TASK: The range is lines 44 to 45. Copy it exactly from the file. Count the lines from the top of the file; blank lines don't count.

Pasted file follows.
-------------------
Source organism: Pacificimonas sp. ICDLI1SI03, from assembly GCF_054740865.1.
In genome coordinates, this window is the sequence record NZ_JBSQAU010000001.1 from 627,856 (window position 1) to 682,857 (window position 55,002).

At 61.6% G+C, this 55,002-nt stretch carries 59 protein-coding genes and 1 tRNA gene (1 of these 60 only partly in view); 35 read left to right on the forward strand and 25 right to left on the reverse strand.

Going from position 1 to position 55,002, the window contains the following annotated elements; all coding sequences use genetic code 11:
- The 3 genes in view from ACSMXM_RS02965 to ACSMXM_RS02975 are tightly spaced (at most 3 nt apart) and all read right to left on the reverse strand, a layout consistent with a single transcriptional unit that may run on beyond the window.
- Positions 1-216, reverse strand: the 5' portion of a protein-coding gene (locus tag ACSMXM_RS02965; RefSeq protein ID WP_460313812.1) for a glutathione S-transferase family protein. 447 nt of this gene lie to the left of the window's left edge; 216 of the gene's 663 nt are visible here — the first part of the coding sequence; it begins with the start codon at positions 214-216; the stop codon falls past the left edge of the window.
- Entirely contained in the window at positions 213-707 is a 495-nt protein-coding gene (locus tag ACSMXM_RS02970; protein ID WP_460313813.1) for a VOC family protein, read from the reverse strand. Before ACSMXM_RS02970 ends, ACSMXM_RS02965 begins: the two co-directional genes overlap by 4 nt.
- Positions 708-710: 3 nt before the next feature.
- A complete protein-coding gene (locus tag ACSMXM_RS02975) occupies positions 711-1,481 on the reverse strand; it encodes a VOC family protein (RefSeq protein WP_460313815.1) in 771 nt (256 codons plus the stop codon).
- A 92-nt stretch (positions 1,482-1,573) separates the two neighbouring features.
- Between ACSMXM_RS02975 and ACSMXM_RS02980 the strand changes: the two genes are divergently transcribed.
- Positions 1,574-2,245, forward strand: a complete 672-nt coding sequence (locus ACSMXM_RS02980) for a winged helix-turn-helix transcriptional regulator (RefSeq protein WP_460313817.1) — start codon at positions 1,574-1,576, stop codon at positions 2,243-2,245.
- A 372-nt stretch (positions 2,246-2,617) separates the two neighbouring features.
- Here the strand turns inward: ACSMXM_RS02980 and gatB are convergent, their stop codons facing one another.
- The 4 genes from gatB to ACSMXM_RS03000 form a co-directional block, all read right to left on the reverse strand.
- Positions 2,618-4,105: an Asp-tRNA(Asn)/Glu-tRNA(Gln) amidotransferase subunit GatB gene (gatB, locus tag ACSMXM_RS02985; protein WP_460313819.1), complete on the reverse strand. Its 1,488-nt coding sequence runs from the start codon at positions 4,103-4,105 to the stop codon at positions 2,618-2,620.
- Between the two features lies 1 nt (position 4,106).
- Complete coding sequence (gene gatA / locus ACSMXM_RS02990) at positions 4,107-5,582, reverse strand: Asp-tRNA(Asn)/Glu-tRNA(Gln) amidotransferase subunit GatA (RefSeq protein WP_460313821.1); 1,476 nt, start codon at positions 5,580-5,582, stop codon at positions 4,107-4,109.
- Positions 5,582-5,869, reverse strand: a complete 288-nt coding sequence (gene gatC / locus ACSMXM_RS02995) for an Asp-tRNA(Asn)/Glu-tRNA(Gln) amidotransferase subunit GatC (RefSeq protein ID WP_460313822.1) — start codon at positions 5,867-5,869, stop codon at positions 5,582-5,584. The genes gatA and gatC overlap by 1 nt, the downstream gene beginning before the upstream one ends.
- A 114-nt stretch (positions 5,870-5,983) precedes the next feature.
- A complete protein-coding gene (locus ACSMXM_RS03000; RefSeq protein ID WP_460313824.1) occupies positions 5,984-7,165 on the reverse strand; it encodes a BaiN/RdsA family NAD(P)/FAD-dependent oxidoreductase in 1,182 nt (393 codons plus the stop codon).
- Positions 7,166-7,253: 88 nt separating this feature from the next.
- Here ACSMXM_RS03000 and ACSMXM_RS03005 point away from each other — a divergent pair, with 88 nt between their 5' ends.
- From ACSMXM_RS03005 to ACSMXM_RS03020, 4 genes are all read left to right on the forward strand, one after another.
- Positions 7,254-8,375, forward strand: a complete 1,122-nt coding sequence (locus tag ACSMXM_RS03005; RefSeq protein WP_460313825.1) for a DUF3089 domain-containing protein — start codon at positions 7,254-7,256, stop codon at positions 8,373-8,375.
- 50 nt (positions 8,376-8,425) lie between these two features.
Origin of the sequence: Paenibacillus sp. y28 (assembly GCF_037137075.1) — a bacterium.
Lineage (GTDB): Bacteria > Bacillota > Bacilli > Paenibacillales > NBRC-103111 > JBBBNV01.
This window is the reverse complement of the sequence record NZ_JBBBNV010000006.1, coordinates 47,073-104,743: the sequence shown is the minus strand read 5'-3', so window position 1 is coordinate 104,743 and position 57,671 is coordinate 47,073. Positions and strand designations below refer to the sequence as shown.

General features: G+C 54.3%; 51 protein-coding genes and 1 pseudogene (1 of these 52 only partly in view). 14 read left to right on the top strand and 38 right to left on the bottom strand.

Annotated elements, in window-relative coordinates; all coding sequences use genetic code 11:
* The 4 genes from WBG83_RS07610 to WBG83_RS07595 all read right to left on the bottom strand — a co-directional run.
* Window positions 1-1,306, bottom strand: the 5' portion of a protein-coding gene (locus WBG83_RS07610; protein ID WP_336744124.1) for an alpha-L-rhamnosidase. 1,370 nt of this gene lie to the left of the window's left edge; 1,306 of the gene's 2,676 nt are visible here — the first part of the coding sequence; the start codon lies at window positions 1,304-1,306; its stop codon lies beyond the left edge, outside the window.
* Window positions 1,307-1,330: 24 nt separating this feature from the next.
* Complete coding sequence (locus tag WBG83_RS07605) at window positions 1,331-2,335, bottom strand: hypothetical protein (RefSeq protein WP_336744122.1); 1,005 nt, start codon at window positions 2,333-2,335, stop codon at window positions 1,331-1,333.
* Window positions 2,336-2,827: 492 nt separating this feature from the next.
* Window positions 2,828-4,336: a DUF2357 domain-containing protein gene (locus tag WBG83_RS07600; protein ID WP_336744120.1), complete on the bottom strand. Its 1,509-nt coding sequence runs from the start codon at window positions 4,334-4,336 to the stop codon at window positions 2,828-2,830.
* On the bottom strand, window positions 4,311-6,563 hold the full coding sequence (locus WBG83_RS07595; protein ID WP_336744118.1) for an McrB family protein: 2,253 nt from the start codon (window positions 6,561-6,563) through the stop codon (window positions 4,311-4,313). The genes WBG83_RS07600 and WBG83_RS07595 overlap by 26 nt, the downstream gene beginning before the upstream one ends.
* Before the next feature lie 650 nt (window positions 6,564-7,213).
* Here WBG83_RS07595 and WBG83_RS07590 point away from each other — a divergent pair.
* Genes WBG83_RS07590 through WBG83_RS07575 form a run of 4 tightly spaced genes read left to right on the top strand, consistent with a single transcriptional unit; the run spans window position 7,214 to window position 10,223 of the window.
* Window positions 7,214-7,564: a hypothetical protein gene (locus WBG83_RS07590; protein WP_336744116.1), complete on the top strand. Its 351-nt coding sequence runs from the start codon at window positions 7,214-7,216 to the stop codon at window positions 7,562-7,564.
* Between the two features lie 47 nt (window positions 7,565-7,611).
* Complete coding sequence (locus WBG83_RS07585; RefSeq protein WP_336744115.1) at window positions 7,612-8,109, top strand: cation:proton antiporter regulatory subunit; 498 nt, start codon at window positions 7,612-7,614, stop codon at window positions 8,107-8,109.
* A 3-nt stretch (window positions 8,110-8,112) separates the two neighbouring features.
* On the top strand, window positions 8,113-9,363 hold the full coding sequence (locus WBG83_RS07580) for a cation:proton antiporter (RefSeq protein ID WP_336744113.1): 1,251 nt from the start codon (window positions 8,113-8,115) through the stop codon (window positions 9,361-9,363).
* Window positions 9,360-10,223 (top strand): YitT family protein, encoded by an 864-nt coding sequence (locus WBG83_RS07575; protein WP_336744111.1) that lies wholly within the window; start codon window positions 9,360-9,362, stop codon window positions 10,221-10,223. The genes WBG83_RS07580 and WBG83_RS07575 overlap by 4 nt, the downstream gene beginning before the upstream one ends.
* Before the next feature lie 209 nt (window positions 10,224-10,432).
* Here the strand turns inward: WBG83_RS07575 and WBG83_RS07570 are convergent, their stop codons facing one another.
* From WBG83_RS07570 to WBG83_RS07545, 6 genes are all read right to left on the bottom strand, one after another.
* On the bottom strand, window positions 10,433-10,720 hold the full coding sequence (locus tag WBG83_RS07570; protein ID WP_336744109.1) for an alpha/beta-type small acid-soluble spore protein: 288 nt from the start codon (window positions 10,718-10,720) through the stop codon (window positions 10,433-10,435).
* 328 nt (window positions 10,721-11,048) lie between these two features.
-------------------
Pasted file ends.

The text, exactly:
* Complete coding sequence (locus WBG83_RS07585; RefSeq protein WP_336744115.1) at window positions 7,612-8,109, top strand: cation:proton antiporter regulatory subunit; 498 nt, start codon at window positions 7,612-7,614, stop codon at window positions 8,107-8,109.
* A 3-nt stretch (window positions 8,110-8,112) separates the two neighbouring features.